Finally, we have watts, which is the rate at which electrical energy is transferred in a circuit. This can be manipulated by changing the current or voltage.

In summary, to maintain a basic understanding of how it all works, know that volts equals amps times ohms. Perhaps even more applicable is the formula watts equals volts times amps.

## How to Measure Electricity

In order to understand how one device compares to another, the measure of power is typically explained through wattage. Think of old school light bulbs where you needed to choose between 60 watts or 100 watts as an example of this comparison.

If we refer to all energy in the form of watts it’s easier to evaluate production and consumption. Even at that, things get a little confusing. For example a 1,000-watt solar generator is capable of producing 1,000 watts, which is the same as one kilowatt.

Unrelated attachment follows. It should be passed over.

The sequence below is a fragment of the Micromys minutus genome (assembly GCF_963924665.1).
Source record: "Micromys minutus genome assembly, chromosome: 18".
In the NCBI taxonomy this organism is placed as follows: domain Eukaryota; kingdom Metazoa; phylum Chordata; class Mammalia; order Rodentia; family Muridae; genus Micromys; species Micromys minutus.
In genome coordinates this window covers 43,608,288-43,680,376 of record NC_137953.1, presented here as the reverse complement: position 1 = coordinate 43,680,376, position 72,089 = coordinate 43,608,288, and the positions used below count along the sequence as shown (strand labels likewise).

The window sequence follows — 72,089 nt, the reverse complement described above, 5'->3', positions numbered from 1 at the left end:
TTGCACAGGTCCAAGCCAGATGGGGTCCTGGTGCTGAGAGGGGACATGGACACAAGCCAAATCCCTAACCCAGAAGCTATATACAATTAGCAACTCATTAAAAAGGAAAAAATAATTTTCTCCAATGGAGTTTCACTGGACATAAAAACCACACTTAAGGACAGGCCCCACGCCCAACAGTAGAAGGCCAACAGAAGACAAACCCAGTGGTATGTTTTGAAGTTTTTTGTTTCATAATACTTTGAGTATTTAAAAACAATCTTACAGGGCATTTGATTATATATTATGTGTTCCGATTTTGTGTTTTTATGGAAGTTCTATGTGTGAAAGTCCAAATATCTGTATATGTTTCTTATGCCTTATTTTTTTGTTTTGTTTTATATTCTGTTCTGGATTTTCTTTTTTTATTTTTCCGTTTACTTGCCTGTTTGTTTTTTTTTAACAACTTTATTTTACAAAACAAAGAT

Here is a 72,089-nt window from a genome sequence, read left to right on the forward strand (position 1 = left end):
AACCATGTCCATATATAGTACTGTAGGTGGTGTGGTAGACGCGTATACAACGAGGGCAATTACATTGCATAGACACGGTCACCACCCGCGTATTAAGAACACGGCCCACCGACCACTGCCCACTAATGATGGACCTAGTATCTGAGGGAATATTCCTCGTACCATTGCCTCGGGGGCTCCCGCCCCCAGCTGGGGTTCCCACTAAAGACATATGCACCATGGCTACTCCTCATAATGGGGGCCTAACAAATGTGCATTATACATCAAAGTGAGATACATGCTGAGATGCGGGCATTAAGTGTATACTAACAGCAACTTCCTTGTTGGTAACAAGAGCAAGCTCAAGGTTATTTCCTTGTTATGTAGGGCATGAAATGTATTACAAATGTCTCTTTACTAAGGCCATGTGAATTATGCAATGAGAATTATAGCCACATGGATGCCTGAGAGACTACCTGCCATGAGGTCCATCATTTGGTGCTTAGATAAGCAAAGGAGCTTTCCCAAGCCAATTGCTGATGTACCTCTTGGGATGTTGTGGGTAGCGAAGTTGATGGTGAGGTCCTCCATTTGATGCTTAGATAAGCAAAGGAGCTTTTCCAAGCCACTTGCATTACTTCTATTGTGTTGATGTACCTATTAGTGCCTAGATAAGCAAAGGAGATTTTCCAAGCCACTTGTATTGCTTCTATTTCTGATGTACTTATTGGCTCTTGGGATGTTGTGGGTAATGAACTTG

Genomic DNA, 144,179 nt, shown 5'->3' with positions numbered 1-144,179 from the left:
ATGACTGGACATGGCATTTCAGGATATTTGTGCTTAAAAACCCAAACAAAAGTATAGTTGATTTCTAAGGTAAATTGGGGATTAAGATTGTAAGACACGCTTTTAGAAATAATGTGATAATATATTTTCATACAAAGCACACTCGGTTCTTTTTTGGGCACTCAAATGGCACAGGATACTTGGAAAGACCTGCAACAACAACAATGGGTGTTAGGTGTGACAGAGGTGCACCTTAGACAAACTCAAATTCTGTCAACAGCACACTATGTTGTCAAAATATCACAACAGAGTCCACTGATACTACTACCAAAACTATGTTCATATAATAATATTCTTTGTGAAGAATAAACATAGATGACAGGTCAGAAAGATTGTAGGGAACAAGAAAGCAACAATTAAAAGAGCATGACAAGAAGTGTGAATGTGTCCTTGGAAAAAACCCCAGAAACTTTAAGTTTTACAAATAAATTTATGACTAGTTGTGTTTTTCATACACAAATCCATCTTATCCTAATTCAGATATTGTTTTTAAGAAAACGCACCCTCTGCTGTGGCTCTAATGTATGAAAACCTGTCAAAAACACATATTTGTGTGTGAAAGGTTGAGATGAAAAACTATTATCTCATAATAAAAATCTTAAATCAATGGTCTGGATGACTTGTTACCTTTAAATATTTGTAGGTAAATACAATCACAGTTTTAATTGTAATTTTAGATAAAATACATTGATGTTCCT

When measuring how many watts or kilowatts are used per hour of operation, you’ll see them referenced as watt hours (Wh) or kilowatt hours (KwH). This expression is used for equal comparison across devices. Much more on this below.

## Different Forms of Electricity

The modern world has a heavy reliance on access to electricity. From our phones to our lights to our appliances, electrical power is a central part of our lives.

Power can be produced by a variety of sources such as batteries, renewable energy, fossil fuels, etc. The one thing we know is that when we flip a switch, we expect the power to turn on.

### Wind Energy

Can a wind turbine power a house? Maybe. It depends on the climate in your area. Typically, large turbines can power hundreds of houses. However, a small unit for your home can at least mitigate the monthly power bill since they range anywhere from 400 watts to 20 kilowatts in power generation capacity.